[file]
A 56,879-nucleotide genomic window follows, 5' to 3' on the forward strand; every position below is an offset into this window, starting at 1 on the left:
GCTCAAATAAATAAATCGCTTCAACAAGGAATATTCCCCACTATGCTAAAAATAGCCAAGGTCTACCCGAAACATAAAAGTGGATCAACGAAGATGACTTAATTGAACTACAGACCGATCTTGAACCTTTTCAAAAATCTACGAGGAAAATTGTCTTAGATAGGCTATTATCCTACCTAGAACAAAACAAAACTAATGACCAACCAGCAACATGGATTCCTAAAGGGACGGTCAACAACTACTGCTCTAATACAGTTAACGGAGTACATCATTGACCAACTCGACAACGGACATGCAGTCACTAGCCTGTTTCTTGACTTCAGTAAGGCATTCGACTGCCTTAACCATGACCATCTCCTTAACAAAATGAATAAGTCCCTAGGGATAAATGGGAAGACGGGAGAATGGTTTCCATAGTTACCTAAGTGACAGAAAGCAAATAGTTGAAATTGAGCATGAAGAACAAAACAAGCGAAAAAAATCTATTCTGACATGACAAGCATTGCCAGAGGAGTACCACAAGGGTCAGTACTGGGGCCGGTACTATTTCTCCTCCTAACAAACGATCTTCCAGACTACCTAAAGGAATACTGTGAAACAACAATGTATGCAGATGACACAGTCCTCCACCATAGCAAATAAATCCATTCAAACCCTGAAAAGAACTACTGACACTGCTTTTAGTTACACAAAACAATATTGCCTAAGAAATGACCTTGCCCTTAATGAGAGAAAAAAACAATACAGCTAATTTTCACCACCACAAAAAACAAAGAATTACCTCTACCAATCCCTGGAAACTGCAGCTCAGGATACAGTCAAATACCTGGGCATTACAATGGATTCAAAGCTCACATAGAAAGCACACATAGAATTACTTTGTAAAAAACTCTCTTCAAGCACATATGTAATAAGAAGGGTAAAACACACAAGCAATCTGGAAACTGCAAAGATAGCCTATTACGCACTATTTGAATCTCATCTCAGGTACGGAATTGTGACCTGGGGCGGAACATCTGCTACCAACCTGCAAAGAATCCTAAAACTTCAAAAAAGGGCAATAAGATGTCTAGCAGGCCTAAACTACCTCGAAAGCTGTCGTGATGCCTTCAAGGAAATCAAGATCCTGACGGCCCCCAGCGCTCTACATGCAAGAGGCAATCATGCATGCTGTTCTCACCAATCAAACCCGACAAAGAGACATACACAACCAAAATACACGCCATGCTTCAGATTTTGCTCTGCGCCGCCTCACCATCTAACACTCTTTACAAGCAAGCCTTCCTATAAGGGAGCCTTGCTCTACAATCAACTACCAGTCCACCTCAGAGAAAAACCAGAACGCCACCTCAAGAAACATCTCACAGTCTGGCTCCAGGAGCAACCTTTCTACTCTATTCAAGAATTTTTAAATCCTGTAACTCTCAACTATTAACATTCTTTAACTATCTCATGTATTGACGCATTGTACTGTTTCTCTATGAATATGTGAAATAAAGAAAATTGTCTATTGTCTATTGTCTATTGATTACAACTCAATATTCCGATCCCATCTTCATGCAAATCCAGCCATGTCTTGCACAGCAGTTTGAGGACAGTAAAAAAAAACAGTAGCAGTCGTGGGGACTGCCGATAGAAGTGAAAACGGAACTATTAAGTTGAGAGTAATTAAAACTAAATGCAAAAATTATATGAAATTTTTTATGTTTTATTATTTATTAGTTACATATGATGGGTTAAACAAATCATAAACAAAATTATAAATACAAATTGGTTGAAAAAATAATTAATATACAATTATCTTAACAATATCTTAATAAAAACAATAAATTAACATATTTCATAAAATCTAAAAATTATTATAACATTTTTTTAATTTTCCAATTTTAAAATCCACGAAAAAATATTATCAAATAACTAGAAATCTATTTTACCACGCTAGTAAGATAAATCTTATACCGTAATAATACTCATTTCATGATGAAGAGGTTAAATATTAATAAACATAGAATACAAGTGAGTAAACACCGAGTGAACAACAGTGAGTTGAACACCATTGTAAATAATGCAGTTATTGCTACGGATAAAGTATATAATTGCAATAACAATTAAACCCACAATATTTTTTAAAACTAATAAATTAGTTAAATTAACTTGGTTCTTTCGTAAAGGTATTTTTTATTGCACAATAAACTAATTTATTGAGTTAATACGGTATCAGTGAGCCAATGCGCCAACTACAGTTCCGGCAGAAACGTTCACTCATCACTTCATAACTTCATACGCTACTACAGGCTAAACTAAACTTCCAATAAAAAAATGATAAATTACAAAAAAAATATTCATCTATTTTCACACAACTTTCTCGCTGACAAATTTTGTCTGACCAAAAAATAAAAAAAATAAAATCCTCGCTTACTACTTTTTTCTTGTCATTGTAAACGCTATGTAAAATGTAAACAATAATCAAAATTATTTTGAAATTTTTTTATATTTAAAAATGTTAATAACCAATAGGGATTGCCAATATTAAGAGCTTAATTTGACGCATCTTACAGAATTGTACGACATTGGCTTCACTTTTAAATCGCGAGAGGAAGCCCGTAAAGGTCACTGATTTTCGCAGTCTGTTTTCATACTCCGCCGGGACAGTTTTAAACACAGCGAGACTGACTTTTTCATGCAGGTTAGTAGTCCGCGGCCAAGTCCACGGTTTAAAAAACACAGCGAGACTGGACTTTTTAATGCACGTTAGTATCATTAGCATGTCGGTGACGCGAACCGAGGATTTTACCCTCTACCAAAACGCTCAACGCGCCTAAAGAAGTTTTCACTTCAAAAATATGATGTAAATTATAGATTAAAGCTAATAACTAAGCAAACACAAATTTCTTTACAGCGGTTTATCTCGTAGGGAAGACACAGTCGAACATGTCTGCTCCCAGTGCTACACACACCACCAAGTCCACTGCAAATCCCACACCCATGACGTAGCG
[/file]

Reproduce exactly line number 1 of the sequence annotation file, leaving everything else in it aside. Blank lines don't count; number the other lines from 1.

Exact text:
A 56,879-nucleotide genomic window follows, 5' to 3' on the forward strand; every position below is an offset into this window, starting at 1 on the left: